Tuesday, November 14, 2006

Babel: No Misery Like Show Misery (Movie Review)

There’s no misery like show misery. That’s the thought that kept crossing my mind during Babel, the laborious, overlong, curiously contrived third film from Mexican director Alejandro Gonzalez Inarritu.

It’s neither overstating things to describe Inarritu’s scrambled-up, multistory narrative as the feelbad movie of the year nor understating the situation to suggest that the filmmaker and his regular collaborator, screenwriter Guillermo Arriaga, need to rethink their modus operandi. They justifiably reaped critical acclaim for the innovative storytelling of Amores Perros (2000) and 2003's lesser 21 Grams; now their approach is far more manipulative, and it’s wearing awfully thin.

Babel’s theme might be described as a little bit “butterfly effect,” a little bit UNICEF. Everyone in the world is connected to everyone else, for better or (mostly) for worse, and any random action is liable to generate a random reaction on the opposite side of the planet. In this case, it’s an instrument of death, a much-traveled shotgun, that ties a Moroccan goatherder to a troubled teenage Japanese girl, a feuding California couple and a Mexican childcare worker.

And the rifle’s issue is the shot heard ‘round the world, in a manner of speaking. In keeping with the implications suggested by the title (the Biblical Tower of Babel), global miscommunication means that nobody quite understands the meaning of that gunshot, or the ricocheting misery of its impact. Call it the down side of synchronicity.

Not that there’s anything wrong with making viewers feel bad about the upshot of the human condition: What’s objectionable is the method by which Inarritu and Arriaga transparently push buttons, using gimmicky methods and taking the story through tortuous twists and turns rather than allowing it to unfold naturally.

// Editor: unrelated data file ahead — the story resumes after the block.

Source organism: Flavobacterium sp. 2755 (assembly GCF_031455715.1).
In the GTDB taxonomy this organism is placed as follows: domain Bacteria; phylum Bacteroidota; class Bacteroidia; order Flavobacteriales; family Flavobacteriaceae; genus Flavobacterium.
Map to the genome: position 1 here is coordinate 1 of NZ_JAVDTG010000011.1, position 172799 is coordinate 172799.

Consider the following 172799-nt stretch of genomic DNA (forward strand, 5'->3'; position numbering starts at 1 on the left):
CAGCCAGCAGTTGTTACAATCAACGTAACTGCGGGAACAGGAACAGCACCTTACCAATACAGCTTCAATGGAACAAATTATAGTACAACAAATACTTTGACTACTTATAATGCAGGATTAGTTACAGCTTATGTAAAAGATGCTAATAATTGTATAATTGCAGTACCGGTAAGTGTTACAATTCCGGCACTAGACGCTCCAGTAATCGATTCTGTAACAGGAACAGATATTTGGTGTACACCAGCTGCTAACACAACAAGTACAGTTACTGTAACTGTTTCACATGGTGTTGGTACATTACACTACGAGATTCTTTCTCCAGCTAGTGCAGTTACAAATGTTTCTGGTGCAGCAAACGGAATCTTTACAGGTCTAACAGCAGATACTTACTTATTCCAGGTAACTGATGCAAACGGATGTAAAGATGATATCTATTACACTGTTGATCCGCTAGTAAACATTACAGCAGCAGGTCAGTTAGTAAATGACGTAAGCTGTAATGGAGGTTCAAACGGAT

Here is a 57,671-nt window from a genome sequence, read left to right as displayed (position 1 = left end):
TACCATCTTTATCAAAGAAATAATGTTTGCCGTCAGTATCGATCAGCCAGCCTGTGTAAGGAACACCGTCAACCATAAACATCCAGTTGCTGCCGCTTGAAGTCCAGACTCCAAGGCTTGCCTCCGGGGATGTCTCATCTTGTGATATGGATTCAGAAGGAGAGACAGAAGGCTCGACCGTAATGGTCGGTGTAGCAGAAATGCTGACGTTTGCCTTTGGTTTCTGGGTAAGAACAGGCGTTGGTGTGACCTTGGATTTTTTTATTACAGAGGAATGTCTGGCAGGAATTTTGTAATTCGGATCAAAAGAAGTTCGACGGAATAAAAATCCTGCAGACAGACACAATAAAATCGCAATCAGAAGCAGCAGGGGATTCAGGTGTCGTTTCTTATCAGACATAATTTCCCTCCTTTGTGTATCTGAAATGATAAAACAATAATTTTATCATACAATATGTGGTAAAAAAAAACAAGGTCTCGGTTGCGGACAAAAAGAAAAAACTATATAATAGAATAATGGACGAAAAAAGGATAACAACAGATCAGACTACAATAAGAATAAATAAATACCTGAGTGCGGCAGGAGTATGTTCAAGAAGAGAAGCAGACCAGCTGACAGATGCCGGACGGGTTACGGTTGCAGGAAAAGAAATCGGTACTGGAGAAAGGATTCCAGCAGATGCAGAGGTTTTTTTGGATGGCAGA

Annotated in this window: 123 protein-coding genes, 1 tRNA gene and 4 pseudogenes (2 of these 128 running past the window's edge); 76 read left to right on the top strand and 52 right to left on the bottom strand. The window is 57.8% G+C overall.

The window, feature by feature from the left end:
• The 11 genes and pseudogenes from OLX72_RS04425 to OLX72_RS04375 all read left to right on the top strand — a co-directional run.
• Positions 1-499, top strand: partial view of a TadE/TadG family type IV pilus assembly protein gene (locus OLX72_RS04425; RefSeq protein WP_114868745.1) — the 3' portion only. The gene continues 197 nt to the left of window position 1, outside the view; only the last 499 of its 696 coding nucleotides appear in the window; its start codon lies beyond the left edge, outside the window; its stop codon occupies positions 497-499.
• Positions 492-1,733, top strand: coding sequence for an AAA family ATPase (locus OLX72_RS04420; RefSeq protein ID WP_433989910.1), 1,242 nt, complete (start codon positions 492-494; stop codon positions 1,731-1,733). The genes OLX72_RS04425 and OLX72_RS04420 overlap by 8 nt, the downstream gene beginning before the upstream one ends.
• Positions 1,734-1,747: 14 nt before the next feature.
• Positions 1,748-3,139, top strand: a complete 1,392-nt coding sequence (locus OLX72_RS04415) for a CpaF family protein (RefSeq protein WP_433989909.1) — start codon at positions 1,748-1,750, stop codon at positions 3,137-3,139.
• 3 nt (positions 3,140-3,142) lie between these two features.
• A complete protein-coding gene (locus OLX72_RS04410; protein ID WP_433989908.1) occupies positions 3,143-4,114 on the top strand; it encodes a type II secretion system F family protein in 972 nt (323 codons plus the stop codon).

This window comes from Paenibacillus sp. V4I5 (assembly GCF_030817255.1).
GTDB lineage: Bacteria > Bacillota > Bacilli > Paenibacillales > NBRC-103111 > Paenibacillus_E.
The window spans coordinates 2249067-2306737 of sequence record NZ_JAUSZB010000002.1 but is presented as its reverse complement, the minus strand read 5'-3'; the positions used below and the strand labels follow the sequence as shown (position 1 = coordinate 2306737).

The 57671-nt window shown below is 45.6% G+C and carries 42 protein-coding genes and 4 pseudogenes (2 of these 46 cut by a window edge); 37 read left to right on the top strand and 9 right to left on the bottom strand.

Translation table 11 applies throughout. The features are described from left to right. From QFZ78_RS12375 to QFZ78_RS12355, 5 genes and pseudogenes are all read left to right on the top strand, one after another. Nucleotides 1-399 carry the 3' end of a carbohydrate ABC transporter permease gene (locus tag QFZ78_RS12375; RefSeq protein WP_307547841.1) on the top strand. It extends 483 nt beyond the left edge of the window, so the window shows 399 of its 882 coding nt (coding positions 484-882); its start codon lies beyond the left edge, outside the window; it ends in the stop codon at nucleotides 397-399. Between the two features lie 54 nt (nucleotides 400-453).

Morocco is the setting for the most poignant of the tales. There, two young boys (Said Tarchani and Boubker Ait El Caid) are given a rifle to use to shoot – or just scare away – animals that might prey on the family’s herd of goats. Soon, curiosity leads the kids to experiment: Just how far will the bullets fly? Will they reach a tour bus traveling a mountain road far below?

Eventually, the story’s various strands, some delivered out of sequence, begin to add up. Richard (Brad Pitt) and Susan (Cate Blanchett) encounter a trauma while they’re on that very bus; they soon find themselves embroiled in an international incident. Why, aside from a plot contrivance, does the San Diego couple’s mental-health vacation need to take place on another continent, rather than, say, in San Francisco?

Back home, their young children (Elle Fanning and Nathan Gamble) are in the care of Amelia (Adriana Barraza), an illegal immigrant and loving nanny who faces a tough decision: Should she go to Tijuana, to the wedding of her only son, with her two young charges in tow, or should she stay in San Diego until Richard and Susan return? The consequences of her decision, of course: She and the kids find themselves in dire straits, thanks in part to the erratic behavior of her nephew (Gail Garcia Bernal).

The story’s other strand takes place in Tokyo. There, young Chieko (Rinko Kikuchi), a deaf girl traumatized by the recent suicide of her mother, is openly resentful toward her father (Koji Yakusho) and reeling from hormonal overload: She wants to express herself sexually, but she isn’t quite sure how or where to direct her impulses.

Babel does have its saving graces. Inarritu, for starters, knows how to elicit first-rate performances from his actors, and there are few exceptions here. Pitt and Blanchett are engaging as ugly Americans, Barraza is terrifically sympathetic as a Mexican woman caught between two worlds and Kikuchi offers a beautiful, exceptionally vulnerable turn that ought to attract awards attention.

And the cinematography, by Rodrigo Prieto, is often remarkably vivid and evocative – the Moroccan landscapes, throbbing, neon-lit Tokyo nightlife and Tijuana wedding are as artfully photographed as anything that’s played theaters all year.

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